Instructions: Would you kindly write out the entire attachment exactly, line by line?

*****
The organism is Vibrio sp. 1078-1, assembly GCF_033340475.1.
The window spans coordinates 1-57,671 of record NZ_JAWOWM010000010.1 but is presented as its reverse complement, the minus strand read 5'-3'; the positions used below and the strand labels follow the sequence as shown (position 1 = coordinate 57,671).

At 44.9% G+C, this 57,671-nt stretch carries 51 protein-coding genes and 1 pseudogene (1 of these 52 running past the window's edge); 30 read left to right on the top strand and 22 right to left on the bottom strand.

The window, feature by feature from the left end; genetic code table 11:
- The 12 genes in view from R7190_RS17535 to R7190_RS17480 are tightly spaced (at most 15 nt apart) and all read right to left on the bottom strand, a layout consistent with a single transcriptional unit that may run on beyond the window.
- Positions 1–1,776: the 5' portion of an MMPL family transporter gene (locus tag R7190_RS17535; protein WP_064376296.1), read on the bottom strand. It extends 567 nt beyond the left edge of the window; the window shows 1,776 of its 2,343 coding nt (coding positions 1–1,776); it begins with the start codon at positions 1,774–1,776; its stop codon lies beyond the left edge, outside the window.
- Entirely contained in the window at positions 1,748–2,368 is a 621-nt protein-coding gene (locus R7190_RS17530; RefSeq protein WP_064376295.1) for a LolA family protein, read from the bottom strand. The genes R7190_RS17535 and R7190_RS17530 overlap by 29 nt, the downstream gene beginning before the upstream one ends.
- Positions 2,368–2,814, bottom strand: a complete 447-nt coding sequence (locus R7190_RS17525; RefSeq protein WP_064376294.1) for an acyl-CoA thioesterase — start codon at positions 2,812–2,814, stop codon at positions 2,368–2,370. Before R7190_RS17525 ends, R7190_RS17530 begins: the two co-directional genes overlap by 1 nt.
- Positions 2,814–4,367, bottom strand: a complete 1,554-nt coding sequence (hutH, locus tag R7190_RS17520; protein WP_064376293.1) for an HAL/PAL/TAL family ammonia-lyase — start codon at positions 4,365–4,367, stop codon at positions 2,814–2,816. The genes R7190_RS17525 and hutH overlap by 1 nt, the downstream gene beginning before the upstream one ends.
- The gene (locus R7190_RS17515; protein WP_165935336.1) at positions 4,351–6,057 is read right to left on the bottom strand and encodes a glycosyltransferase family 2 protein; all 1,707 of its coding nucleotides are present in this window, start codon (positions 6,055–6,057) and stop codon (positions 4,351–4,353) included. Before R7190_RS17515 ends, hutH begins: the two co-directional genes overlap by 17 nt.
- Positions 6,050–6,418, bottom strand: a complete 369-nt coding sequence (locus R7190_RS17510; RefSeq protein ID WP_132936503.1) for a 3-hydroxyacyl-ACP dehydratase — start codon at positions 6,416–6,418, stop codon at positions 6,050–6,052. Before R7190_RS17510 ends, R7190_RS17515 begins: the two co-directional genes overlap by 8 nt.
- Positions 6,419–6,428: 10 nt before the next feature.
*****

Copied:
The organism is Vibrio sp. 1078-1, assembly GCF_033340475.1.
The window spans coordinates 1-57,671 of record NZ_JAWOWM010000010.1 but is presented as its reverse complement, the minus strand read 5'-3'; the positions used below and the strand labels follow the sequence as shown (position 1 = coordinate 57,671).

At 44.9% G+C, this 57,671-nt stretch carries 51 protein-coding genes and 1 pseudogene (1 of these 52 running past the window's edge); 30 read left to right on the top strand and 22 right to left on the bottom strand.

The window, feature by feature from the left end; genetic code table 11:
- The 12 genes in view from R7190_RS17535 to R7190_RS17480 are tightly spaced (at most 15 nt apart) and all read right to left on the bottom strand, a layout consistent with a single transcriptional unit that may run on beyond the window.
- Positions 1–1,776: the 5' portion of an MMPL family transporter gene (locus tag R7190_RS17535; protein WP_064376296.1), read on the bottom strand. It extends 567 nt beyond the left edge of the window; the window shows 1,776 of its 2,343 coding nt (coding positions 1–1,776); it begins with the start codon at positions 1,774–1,776; its stop codon lies beyond the left edge, outside the window.
- Entirely contained in the window at positions 1,748–2,368 is a 621-nt protein-coding gene (locus R7190_RS17530; RefSeq protein WP_064376295.1) for a LolA family protein, read from the bottom strand. The genes R7190_RS17535 and R7190_RS17530 overlap by 29 nt, the downstream gene beginning before the upstream one ends.
- Positions 2,368–2,814, bottom strand: a complete 447-nt coding sequence (locus R7190_RS17525; RefSeq protein WP_064376294.1) for an acyl-CoA thioesterase — start codon at positions 2,812–2,814, stop codon at positions 2,368–2,370. Before R7190_RS17525 ends, R7190_RS17530 begins: the two co-directional genes overlap by 1 nt.
- Positions 2,814–4,367, bottom strand: a complete 1,554-nt coding sequence (hutH, locus tag R7190_RS17520; protein WP_064376293.1) for an HAL/PAL/TAL family ammonia-lyase — start codon at positions 4,365–4,367, stop codon at positions 2,814–2,816. The genes R7190_RS17525 and hutH overlap by 1 nt, the downstream gene beginning before the upstream one ends.
- The gene (locus R7190_RS17515; protein WP_165935336.1) at positions 4,351–6,057 is read right to left on the bottom strand and encodes a glycosyltransferase family 2 protein; all 1,707 of its coding nucleotides are present in this window, start codon (positions 6,055–6,057) and stop codon (positions 4,351–4,353) included. Before R7190_RS17515 ends, hutH begins: the two co-directional genes overlap by 17 nt.
- Positions 6,050–6,418, bottom strand: a complete 369-nt coding sequence (locus R7190_RS17510; RefSeq protein ID WP_132936503.1) for a 3-hydroxyacyl-ACP dehydratase — start codon at positions 6,416–6,418, stop codon at positions 6,050–6,052. Before R7190_RS17510 ends, R7190_RS17515 begins: the two co-directional genes overlap by 8 nt.
- Positions 6,419–6,428: 10 nt before the next feature.